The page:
Now that we have $$\vec\alpha^*$$ (the solution to the perceptron dual), we can recover the optimal $$\vec{w}^*$$ and $$b^*$$ by using the KKT conditions. From condition 5 (complementary slackness), we have that $$\forall i$$,

\begin{align} \alpha_i^* \left( \gamma - \xi_i^* - y_i({\vec{w}^*}^T \vec{x}_i + b^*) \right) &= 0 \tag{22}\label{eq:complementary_alpha} \\ -\beta_i^* \xi_i^* &= 0 \tag{23}\label{eq:complementary_beta} \end{align}

By combining (\ref{eq:stationary_xi}) and (\ref{eq:complementary_beta}), notice that $$\alpha_i^* \xi_i^* = 0$$ meaning that $$\xi_i^* = 0$$ for any value of $$\alpha_i^*$$. Then, if $$\forall i, \alpha_i^* > 0$$, by (\ref{eq:complementary_alpha}),

\begin{equation} \begin{aligned} y_i({\vec{w}^*}^T \vec{x}_i + b^*) &= \gamma - \xi_i^* \\ y_i {\vec{w}^*}^T \vec{x}_i + y_i b^* &= \gamma \\ y_i {\vec{w}^*}^T \vec{w}^* \vec{x}_i &= (\gamma - y_i b^*) \vec{w}^* \\ \frac{y_i \vec{x}_i}{\gamma - y_i b^*} &= \vec{w}^* \\ \frac{y_i \vec{x}_i}{\gamma \pm b^*} &= \vec{w}^* \\ \vec{w}^* &= y_i \vec{x}_i \end{aligned} \tag{24} \end{equation}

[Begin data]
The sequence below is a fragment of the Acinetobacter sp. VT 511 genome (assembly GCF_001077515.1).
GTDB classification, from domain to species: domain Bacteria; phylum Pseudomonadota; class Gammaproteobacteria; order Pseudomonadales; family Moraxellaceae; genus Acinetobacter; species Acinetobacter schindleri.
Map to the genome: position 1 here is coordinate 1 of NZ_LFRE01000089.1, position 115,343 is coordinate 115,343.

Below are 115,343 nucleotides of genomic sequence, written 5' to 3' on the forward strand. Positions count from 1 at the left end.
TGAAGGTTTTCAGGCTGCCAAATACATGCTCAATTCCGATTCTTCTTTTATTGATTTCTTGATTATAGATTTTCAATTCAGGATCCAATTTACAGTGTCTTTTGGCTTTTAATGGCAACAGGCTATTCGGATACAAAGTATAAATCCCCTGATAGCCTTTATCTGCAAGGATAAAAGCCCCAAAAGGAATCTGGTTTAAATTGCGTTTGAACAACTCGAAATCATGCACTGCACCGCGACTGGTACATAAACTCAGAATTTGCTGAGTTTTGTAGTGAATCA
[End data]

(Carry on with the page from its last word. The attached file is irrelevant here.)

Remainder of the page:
where $$\gamma - y_i b^* \equiv \gamma \pm b^*$$ is some constant scaling factor since $$y_i \in \{-1,+1\}$$. We remove $$\gamma \pm b^*$$ as it will not affect the optimal of $$\vec{w}$$. By applying (\ref{eq:stationary_b}), the optimal normal vector $$\vec{w}^*$$ becomes a linear combination taken over all training samples,

$$\begin{equation} \tag{25}\label{eq:optimal_w} \vec{w}^* = \sum_{i=1}^{n} y_i \vec{x}_i = \sum_{i=1}^{n} \alpha_i^* y_i \vec{x}_i \end{equation}$$

where $$\alpha_i^*$$ represents the number of times $$\vec{x}_i$$ was misclassified. Similarly for $$b^*$$,